McDonald's and Animal Welfare 'Tipping Point'04 July 2013
CANADA - One of the best indicators of where the world is headed in livestock welfare innovation is the activity led by McDonald's Corporation.
According to Meristem Land and Science, the company serves 69 million customers each day in more than 100 countries. It is the largest procurer of beef in the world by volume and the largest foodservice customer for Canadian beef, all of which is processed at plants in Alberta. It is also a leading customer for Canadian chicken and eggs.
McDonald's has been proactively involved in animal welfare since the mid-1990s, when it established a relationship with renowned animal welfare expert Dr Temple Grandin and formed its first animal welfare council, which included experts in poultry, swine and beef.
In recent years the company has built aggressively on this legacy, reaching a key milestone in 2012 with the formation of its new Global Animal Health & Welfare Team. Along with Grandin, the lineup of 12 leading academic consultants on the now 40 member team includes Dr Ed Pajor, who is a Professor of Animal Welfare and Ethology at the University of Calgary, Faculty of Veterinary Medicine (UCVM), and a board member of Alberta Farm Animal Care (AFAC).
Bruce Feinberg, Senior Director, Global Quality, Worldwide Supply Chain Management, McDonald's Corporation, leads the new team. He was a featured speaker at the recent UCVM Beef Cattle Conference in Calgary, where he provided an overview of McDonald's animal welfare approaches and discussed the importance of working together on this issue from the farm to consumer levels.
The 'a-ha' moment
A key part of Mr Feinberg's talk was insight on how McDonald's has made inroads toward increasing awareness of its welfare program. There are many activities and approaches that have contributed over the years. However, Mr Feinberg said a key development recently was a 'tipping point' that occurred in 2011, which has driven how the new global team, along with other fresh components of McDonald's animal welfare activity, are positioned today.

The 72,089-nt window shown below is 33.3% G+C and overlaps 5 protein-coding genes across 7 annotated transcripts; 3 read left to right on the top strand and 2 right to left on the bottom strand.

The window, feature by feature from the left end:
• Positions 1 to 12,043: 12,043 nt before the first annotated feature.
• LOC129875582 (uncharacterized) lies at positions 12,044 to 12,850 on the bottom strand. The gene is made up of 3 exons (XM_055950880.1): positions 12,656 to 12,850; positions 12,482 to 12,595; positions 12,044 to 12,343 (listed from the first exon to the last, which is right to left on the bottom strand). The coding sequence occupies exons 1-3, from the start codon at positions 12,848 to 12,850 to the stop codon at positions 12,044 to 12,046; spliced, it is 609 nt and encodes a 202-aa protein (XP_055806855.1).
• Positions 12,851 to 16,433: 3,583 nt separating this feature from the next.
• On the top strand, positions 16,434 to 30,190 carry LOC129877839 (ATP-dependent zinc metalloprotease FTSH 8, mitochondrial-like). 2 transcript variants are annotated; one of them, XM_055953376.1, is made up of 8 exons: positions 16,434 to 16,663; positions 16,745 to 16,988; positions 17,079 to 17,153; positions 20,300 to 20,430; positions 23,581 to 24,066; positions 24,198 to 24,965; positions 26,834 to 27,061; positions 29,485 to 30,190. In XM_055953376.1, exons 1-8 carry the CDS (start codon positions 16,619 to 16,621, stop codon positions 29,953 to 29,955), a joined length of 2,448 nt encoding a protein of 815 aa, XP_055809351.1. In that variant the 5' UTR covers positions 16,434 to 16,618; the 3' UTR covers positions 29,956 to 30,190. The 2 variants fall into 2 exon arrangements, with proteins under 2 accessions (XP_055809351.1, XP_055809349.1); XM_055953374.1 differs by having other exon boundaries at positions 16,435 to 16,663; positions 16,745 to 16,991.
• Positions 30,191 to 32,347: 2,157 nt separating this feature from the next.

It was an epiphany that emerged during a customer survey component of the company's extensive consumer research. Results showed the term "animal welfare" was typically a source of misunderstanding among customers. However, when the term was paired with the word "health," as in "animal health and welfare," consumers quickly drew a strong connection between the health of the animal and the quality and safety of the food product.
"It was a bit of an 'a-ha' moment," said Mr Feinberg, "particularly for a brand that has built its reputation over the past 45 years on serving safe, quality food in Canada. When we asked 10 different customers to define animal welfare, we would get ten different responses. But when we changed the nomenclature and asked about animal health and welfare, that's when the conversation really started to shift. Consumers immediately equated healthy animals with safe, quality food."
Connecting with consumers
Discovering the strength of this link gave McDonald's invaluable insight on the potential importance of animal welfare to consumers' value perception, as well as to the core identity of its business. "We decided to link animal health and welfare from that point forward," he said. "It helped consumers understand our work in animal welfare and connect the dots to the quality and safety components that are essential parts of our brand."
Judging from a cross-section of the responses, questions and comments that flowed around Mr Feinberg's talk at the UCVM Beef Cattle conference, there is an important shared lesson in that realization for Canada's beef industry and, ultimately, everyone involved in livestock welfare as it relates to the food business.
"The key learning is that animal welfare is not only about animal welfare," said Mr Feinberg. "It's about food quality and food safety. Ultimately, it's about your product and your reputation."
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